A man who climbed a huge piece of fracking machinery and refused to come down for ten hours is challenging his sentence on human rights grounds.
Dr Peter Whittick was convicted at Brighton Magistrate’s Court following a trial in February.
But now the activist and academic is appealing his conviction, arguing that his actions were justified because of his human rights.
Dr Whittick, 53, said at Hove Crown Court today: “I am referring to my right to Freedom of Conscience.
“To take action driven by my belief in the dangers of man made climate change.”
Judge Shani Barnes said: “We are not here to decide whether fracking is in fact dangerous what we are here to decide is if you were in circumstances action responsibility exercising human rights.
“The offence is a very simple and straightforward offence.
“It has nothing to do with fracking.”
Dr Whittick was arrested on September 7, last year, after spending ten hours on an oil rig lorry at Pease Pottage service station.
It was on its way to Lidsey from the Broadford Bridge drill site.
His magistrate’s court trial heard how he was spotted on it at 2.30am but refused to get off it in a bid to delay oil well testing, the court heard.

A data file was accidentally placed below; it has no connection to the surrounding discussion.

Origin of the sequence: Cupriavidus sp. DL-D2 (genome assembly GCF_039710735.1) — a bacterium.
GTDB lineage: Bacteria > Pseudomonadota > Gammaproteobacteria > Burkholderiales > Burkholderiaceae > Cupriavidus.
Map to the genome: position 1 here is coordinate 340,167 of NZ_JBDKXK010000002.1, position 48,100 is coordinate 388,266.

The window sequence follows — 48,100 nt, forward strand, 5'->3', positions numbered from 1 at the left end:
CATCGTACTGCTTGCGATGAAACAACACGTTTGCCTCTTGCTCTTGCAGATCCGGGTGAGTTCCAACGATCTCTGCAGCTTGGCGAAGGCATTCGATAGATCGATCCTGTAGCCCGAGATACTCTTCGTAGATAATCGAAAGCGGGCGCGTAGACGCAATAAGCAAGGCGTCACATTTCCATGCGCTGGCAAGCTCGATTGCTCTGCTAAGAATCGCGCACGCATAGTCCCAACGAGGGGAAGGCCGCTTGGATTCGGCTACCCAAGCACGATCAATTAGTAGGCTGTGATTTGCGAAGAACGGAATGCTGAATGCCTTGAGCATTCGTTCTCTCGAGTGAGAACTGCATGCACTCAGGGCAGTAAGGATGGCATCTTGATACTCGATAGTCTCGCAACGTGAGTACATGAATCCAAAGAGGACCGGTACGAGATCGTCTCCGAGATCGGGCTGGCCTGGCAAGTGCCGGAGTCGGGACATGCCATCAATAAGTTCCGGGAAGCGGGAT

He was charged with hindering rig owner British Drilling and Freezing Ltd, from carrying out its lawful business.
Sentencing Dr Whittick at the trial, district judge Christopher James, said: “It is clear Dr Whittick is of good character and is a conscientious man, who wanted to attract the attention of the press to make an end to fracking, but this is not a defence. The driver was not able to continue his job for ten hours, making his total working day 21 hours. “There was no evidence the vehicle was unroadworthy and there was nothing unlawful about the driving. “It is clear Dr Whittick’s actions hindered the vehicle from carrying out its lawful business. “What he did was unreasonable and unlawful and he is guilty of the offence charged.”
Dr Whittick’s appeal will continue today and tomorrow at Hove Crown Court.
The case continues.